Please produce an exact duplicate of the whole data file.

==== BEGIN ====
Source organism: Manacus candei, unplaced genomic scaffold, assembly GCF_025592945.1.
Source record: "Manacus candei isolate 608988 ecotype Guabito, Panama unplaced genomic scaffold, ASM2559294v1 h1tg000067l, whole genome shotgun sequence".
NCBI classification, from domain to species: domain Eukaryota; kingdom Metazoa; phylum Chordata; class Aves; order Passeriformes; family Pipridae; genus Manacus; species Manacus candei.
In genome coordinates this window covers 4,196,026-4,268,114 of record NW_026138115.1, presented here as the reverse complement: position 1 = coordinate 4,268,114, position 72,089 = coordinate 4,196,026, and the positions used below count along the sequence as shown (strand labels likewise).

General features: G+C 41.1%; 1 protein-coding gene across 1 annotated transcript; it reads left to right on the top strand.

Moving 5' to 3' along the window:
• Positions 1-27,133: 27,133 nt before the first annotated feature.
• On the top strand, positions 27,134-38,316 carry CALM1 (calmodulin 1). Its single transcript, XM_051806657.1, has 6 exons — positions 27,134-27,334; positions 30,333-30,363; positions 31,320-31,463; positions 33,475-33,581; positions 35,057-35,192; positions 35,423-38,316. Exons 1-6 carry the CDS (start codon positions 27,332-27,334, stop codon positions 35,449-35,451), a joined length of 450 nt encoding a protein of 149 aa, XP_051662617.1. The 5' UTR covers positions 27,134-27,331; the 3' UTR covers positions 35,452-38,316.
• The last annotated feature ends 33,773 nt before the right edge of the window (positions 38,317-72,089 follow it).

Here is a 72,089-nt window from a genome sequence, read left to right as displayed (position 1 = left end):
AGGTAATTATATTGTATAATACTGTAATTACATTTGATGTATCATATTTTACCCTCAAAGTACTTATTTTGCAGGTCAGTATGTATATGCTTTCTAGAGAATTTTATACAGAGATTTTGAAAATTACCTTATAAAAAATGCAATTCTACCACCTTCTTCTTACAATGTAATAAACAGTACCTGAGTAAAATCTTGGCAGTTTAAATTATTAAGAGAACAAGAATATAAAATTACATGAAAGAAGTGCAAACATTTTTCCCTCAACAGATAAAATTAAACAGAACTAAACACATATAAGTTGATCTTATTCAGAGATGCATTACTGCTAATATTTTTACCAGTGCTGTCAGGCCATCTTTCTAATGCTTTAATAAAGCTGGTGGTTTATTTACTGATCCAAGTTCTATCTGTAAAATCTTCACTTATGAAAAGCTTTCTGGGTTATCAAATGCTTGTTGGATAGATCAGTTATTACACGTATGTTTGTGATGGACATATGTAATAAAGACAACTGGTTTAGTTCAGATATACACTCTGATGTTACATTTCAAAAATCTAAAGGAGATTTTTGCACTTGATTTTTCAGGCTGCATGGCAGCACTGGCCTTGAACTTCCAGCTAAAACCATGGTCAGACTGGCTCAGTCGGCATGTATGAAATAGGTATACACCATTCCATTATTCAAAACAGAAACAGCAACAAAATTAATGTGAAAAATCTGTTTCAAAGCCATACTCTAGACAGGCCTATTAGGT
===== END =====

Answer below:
Source organism: Manacus candei, unplaced genomic scaffold, assembly GCF_025592945.1.
Source record: "Manacus candei isolate 608988 ecotype Guabito, Panama unplaced genomic scaffold, ASM2559294v1 h1tg000067l, whole genome shotgun sequence".
NCBI classification, from domain to species: domain Eukaryota; kingdom Metazoa; phylum Chordata; class Aves; order Passeriformes; family Pipridae; genus Manacus; species Manacus candei.
In genome coordinates this window covers 4,196,026-4,268,114 of record NW_026138115.1, presented here as the reverse complement: position 1 = coordinate 4,268,114, position 72,089 = coordinate 4,196,026, and the positions used below count along the sequence as shown (strand labels likewise).

General features: G+C 41.1%; 1 protein-coding gene across 1 annotated transcript; it reads left to right on the top strand.

Moving 5' to 3' along the window:
• Positions 1-27,133: 27,133 nt before the first annotated feature.
• On the top strand, positions 27,134-38,316 carry CALM1 (calmodulin 1). Its single transcript, XM_051806657.1, has 6 exons — positions 27,134-27,334; positions 30,333-30,363; positions 31,320-31,463; positions 33,475-33,581; positions 35,057-35,192; positions 35,423-38,316. Exons 1-6 carry the CDS (start codon positions 27,332-27,334, stop codon positions 35,449-35,451), a joined length of 450 nt encoding a protein of 149 aa, XP_051662617.1. The 5' UTR covers positions 27,134-27,331; the 3' UTR covers positions 35,452-38,316.
• The last annotated feature ends 33,773 nt before the right edge of the window (positions 38,317-72,089 follow it).

Here is a 72,089-nt window from a genome sequence, read left to right as displayed (position 1 = left end):
AGGTAATTATATTGTATAATACTGTAATTACATTTGATGTATCATATTTTACCCTCAAAGTACTTATTTTGCAGGTCAGTATGTATATGCTTTCTAGAGAATTTTATACAGAGATTTTGAAAATTACCTTATAAAAAATGCAATTCTACCACCTTCTTCTTACAATGTAATAAACAGTACCTGAGTAAAATCTTGGCAGTTTAAATTATTAAGAGAACAAGAATATAAAATTACATGAAAGAAGTGCAAACATTTTTCCCTCAACAGATAAAATTAAACAGAACTAAACACATATAAGTTGATCTTATTCAGAGATGCATTACTGCTAATATTTTTACCAGTGCTGTCAGGCCATCTTTCTAATGCTTTAATAAAGCTGGTGGTTTATTTACTGATCCAAGTTCTATCTGTAAAATCTTCACTTATGAAAAGCTTTCTGGGTTATCAAATGCTTGTTGGATAGATCAGTTATTACACGTATGTTTGTGATGGACATATGTAATAAAGACAACTGGTTTAGTTCAGATATACACTCTGATGTTACATTTCAAAAATCTAAAGGAGATTTTTGCACTTGATTTTTCAGGCTGCATGGCAGCACTGGCCTTGAACTTCCAGCTAAAACCATGGTCAGACTGGCTCAGTCGGCATGTATGAAATAGGTATACACCATTCCATTATTCAAAACAGAAACAGCAACAAAATTAATGTGAAAAATCTGTTTCAAAGCCATACTCTAGACAGGCCTATTAGGT